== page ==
Which Languages Should You Learn For Data Science?

Peter Gleeson
Aug 31, 2017 · 12 min read

R

What you need to know

License

Free!

Pros

  • Excellent range of high-quality, domain specific and open source packages. R has a package for almost every quantitative and statistical application imaginable. This includes neural networks, non-linear regression, phylogenetics, advanced plotting and many, many others.
  • The base installation comes with very comprehensive, in-built statistical functions and methods. R also handles matrix algebra particularly well.
  • Data visualization is a key strength with the use of libraries such as ggplot2.

Cons

  • Performance. There’s no two ways about it, R is not a quick language.
  • Domain specificity. R is fantastic for statistics and data science purposes. But less so for general purpose programming.
  • Quirks. R has a few unusual features that might catch out programmers experienced with other languages. For instance: indexing from 1, using multiple assignment operators, unconventional data structures.

Verdict — “brilliant at what it’s designed for”

R is a powerful language that excels at a huge variety of statistical and data visualization applications, and being open source allows for a very active community of contributors. Its recent growth in popularity is a testament to how effective it is at what it does.

Python

What you need to know

License

Free!

Pros

  • Python is a very popular, mainstream general purpose programming language. It has an extensive range of purpose-built modules and community support. Many online services provide a Python API.
  • Python is an easy language to learn. The low barrier to entry makes it an ideal first language for those new to programming.
  • Packages such as pandas, scikit-learn and Tensorflow make Python a solid option for advanced machine learning applications.

Cons

  • Type safety: Python is a dynamically typed language, which means you must show due care. Type errors (such as passing a String as an argument to a method which expects an Integer) are to be expected from time-to-time.
  • For specific statistical and data analysis purposes, R’s vast range of packages gives it a slight edge over Python. For general purpose languages, there are faster and safer alternatives to Python.

Verdict — “excellent all-rounder”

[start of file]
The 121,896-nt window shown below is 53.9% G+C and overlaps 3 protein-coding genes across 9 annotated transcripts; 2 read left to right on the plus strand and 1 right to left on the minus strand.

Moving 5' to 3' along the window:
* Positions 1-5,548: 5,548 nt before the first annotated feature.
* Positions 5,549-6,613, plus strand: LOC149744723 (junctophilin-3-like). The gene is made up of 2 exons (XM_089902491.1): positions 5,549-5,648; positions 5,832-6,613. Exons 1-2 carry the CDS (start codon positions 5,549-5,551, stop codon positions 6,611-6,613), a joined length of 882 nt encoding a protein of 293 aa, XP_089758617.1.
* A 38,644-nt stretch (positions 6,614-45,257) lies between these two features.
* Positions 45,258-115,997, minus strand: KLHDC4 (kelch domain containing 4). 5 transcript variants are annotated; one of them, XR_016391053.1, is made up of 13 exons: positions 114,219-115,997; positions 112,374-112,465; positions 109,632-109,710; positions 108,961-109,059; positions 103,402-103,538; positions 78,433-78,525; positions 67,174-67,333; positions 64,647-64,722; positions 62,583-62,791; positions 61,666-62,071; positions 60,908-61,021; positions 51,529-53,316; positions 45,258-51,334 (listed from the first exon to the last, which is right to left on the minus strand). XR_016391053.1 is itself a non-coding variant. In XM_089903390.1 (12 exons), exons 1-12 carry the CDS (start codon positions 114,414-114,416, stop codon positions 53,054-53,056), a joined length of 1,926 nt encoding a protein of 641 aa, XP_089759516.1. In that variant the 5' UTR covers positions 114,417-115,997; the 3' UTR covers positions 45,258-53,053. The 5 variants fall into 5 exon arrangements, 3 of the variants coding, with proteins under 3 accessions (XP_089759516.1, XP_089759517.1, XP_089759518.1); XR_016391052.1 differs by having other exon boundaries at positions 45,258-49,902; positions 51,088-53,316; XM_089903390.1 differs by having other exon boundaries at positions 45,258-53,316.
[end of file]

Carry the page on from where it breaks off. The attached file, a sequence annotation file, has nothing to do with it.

Python is a very good choice of language for data science, and not just at entry-level. Much of the data science process revolves around the ETL process (extraction-transformation-loading). This makes Python’s generality ideally suited. Libraries such as Google’s Tensorflow make Python a very exciting language to work in for machine learning.

SQL

What you need to know

License

Varies — some implementations are free, others proprietary

Pros

  • Very efficient at querying, updating and manipulating relational databases.
  • Declarative syntax makes SQL an often very readable language . There’s no ambiguity about what SELECT name FROM users WHERE age > 18 is supposed to do!
  • SQL is very used across a range of applications, making it a very useful language to be familiar with. Modules such as SQLAlchemy make integrating SQL with other languages straightforward.

Cons

  • SQL’s analytical capabilities are rather limited — beyond aggregating and summing, counting and averaging data, your options are limited.
  • For programmers coming from an imperative background, SQL’s declarative syntax can present a learning curve.
  • There are many different implementations of SQL such as PostgreSQL, SQLite, MariaDB . They are all different enough to make inter-operability something of a headache.

Verdict — “timeless and efficient”

SQL is more useful as a data processing language than as an advanced analytical tool. Yet so much of the data science process hinges upon ETL, and SQL’s longevity and efficiency are proof that it is a very useful language for the modern data scientist to know.

Java

What you need to know

License

Version 8 — Free! Legacy versions, proprietary.

Pros

  • Ubiquity . Many modern systems and applications are built upon a Java back-end. The ability to integrate data science methods directly into the existing codebase is a powerful one to have.
  • Strongly typed. Java is no-nonsense when it comes to ensuring type safety. For mission-critical big data applications, this is invaluable.
  • Java is a high-performance, general purpose, compiled language . This makes it suitable for writing efficient ETL production code and computationally intensive machine learning algorithms.

Cons

  • For ad-hoc analyses and more dedicated statistical applications, Java’s verbosity makes it an unlikely first choice. Dynamically typed scripting languages such as R and Python lend themselves to much greater productivity.
  • Compared to domain-specific languages like R, there aren’t a great number of libraries available for advanced statistical methods in Java.

Verdict — “a serious contender for data science”

There is a lot to be said for learning Java as a first choice data science language. Many companies will appreciate the ability to seamlessly integrate data science production code directly into their existing codebase, and you will find Java’s performance and and type safety are real advantages. However, you’ll be without the range of stats-specific packages available to other languages. That said, definitely one to consider — especially if you already know one of R and/or Python.

Scala

What you need to know

License

Free!

Pros